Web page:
Jesus looks to have lived the last few years of His life as a travelling peasant. We never hear of Him doing any carpentry at this stage. The people who were poorest and sickest were often given the most good news by him.
When Christ was born, His Jewish parents faithfully took him to the temple on day eight. They could not afford the usual sacrifice, so they gave the poorer option: a couple pigeons. Thirty some years later, Jesus is executed, and these two wealthy benefactors step in to give him a proper burial. Joseph of Arimathea has enough pull to talk with Pilate and get the body released. Nicodemus has enough resources to provide very generously the embalming spices.
In between Jesus’ birth and death, He spoke, in word and action, of wealth and poverty. In our present mess on Earth, we could still learn more from Christ’s teaching.
Four: Healthcare. We sometimes call Jesus the Great Physician, and well we should, with all the scenes of healing recorded in Matthew, Mark, Luke and John. We also have had high expectations of our healthcare system here in Canada. How that is shifting and changing right now in NS for this pandemic is complicated.
Many of you know what it is to have a family physician, and then that doctor leaves, or retires. And what do you do? How long do you go without a doctor? Or, how far do you travel to your physician.
Mine is up in Windsor.
Have you ever wondered what the people in Jerusalem, who had been healed by Jesus, thought when He got arrested, interrogated, and executed? The great Teacher, the compassionate Healer, is gone! Also, those who were finding a spiritual rebirth, a new path, emotional stability, new hope. Their Healthcare Worker was gone. For good, most all of them though.
The world has been through disasters of disease and destruction before. The world seems to become a more dangerous place, sometimes suddenly. Do we trust Jesus again, even if He there are moments He appears silent, or absent? In fact, He is not.
Five: Education. What education do people have to give up, now? Schools and colleges have stopped, though for a many it keeps on, online. A theological seminar I always attend in June just got cancelled; a Saturday lecture I help plan is going to be presented in June, but online, I’m guessing.
I don’t need to go over the news about this challenge to students and teachers and everyone involved. I need simply to say two things about this today. One: consider prayerfully the impact of this pandemic on the students and instructors. Two: consider what kind of teachable moment this is for our Rabbi, Jesus. Yes, the One we saw getting buried today. Now, He lives, and in Spirit continues to offer instruction in how to live this life. Yes, even the unexpected turns of life in March of 2020.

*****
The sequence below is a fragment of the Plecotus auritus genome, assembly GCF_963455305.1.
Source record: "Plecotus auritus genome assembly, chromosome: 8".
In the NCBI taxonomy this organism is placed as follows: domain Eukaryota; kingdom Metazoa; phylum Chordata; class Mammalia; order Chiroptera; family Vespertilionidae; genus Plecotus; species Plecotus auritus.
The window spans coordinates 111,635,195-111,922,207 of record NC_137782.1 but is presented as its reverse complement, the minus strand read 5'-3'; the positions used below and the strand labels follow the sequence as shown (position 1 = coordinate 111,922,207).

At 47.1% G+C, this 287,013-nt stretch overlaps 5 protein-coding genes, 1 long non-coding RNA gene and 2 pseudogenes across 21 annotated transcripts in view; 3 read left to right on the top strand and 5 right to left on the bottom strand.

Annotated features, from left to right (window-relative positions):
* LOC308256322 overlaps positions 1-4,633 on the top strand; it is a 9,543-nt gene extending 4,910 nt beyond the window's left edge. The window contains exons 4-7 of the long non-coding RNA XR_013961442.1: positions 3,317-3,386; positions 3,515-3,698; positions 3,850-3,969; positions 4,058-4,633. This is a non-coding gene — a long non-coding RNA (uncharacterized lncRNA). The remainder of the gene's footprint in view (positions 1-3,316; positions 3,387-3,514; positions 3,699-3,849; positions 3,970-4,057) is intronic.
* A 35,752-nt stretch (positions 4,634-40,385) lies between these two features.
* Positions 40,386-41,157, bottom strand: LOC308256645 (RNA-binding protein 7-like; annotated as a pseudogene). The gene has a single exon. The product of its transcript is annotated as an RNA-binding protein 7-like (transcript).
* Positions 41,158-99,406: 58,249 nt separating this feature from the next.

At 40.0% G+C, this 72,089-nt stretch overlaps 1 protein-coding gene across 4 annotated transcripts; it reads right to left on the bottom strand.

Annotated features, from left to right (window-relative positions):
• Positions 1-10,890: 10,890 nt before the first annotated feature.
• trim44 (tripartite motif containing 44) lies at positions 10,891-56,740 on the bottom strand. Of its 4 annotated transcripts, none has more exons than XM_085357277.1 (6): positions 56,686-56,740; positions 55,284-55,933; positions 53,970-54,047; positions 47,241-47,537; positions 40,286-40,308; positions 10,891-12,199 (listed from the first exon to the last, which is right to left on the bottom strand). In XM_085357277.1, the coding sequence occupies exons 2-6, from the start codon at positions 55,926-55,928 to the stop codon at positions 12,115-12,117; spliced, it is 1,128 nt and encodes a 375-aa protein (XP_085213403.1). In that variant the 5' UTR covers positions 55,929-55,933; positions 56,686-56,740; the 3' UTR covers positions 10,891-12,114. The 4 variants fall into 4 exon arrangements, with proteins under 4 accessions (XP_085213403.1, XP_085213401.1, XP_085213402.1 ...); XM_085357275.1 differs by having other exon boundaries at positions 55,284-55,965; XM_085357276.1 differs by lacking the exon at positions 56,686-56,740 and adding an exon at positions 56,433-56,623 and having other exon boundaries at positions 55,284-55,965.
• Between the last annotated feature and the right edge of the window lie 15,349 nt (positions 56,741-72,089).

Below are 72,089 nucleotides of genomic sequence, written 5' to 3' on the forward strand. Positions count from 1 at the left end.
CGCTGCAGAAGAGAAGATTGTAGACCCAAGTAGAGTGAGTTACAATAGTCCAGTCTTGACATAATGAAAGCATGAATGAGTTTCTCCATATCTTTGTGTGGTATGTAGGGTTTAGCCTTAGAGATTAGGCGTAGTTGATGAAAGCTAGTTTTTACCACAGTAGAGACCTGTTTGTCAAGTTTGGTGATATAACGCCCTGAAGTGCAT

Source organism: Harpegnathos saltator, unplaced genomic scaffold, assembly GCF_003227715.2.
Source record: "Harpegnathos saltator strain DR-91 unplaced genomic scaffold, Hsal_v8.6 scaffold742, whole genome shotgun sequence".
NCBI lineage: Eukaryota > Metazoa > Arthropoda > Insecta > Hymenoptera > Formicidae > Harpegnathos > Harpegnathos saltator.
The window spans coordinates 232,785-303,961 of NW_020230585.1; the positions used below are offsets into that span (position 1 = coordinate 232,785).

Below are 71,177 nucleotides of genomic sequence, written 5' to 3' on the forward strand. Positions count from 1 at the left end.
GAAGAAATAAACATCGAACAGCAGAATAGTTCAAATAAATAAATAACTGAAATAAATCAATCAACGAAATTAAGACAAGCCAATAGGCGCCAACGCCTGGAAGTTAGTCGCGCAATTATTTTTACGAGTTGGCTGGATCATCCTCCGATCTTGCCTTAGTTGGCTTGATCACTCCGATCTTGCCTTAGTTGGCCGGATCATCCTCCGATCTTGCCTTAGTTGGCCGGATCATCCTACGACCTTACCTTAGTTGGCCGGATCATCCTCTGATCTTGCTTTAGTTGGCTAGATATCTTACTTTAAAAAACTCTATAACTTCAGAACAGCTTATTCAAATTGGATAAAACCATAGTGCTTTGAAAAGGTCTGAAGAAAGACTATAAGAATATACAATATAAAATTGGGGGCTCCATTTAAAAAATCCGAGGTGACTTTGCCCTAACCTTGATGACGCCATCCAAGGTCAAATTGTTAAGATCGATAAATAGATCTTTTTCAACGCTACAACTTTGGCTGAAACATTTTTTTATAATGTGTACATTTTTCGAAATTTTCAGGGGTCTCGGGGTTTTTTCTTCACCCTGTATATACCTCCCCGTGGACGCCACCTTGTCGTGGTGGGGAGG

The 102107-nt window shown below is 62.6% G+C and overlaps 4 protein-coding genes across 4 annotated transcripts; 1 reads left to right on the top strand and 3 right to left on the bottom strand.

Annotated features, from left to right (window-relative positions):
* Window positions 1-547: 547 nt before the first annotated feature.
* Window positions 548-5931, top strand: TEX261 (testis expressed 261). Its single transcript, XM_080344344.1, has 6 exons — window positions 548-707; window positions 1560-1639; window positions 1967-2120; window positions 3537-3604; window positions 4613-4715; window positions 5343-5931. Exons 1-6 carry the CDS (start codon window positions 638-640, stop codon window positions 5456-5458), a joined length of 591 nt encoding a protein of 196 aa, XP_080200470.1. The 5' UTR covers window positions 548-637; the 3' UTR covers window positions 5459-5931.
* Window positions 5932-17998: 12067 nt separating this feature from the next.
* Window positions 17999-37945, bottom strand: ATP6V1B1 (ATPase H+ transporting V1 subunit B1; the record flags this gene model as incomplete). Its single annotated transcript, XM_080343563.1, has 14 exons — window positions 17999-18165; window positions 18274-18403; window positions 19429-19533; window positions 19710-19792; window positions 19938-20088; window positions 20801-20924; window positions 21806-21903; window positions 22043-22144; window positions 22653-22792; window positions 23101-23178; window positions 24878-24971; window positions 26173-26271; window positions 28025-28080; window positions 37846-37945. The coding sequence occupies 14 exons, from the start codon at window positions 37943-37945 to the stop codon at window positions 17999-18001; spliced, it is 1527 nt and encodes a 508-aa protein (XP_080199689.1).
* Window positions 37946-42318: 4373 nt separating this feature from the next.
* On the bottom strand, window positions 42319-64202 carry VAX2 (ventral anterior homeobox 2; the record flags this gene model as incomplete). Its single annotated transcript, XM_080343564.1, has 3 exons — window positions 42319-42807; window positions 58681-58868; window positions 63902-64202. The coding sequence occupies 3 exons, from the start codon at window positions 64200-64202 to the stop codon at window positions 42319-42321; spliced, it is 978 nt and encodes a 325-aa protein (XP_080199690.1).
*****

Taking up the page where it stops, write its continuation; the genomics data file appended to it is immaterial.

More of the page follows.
Joseph and Nick respected this teacher enough to serve Him when He died. Remember that amazing conversation Nicodemus had with Jesus alone, one night? The One who challenged Nick challenges us today. Let us listen, and learn, and be transformed more, and live.
Of course, in a pandemic, people are going to die. So, of the things we have to give up, number Six is People, people who die! This is the crux of the crisis, of course. The world would not be upset and turned on its head if it were not for a tiny virus that does kill off some of the people it touches. Even when people cannot gather for a funeral or burial, there are burials going on. Perhaps with just two people attending to the body, like Joe and Nick with Jesus, long ago.
Dear Christian, we are prepared for this. Prepared by Jesus Christ. At the heart of the whole story is this moment: Jesus’ death, burial, and resurrection. He can handle death. He can handle a lot of death. God comes into our world and deals with suffering and evil and death this way: He suffers and gets killed by evil. Yet life comes back! The God who truly died, and yet now lives, is the God who can take us through a pandemic. As I said, this has happened before.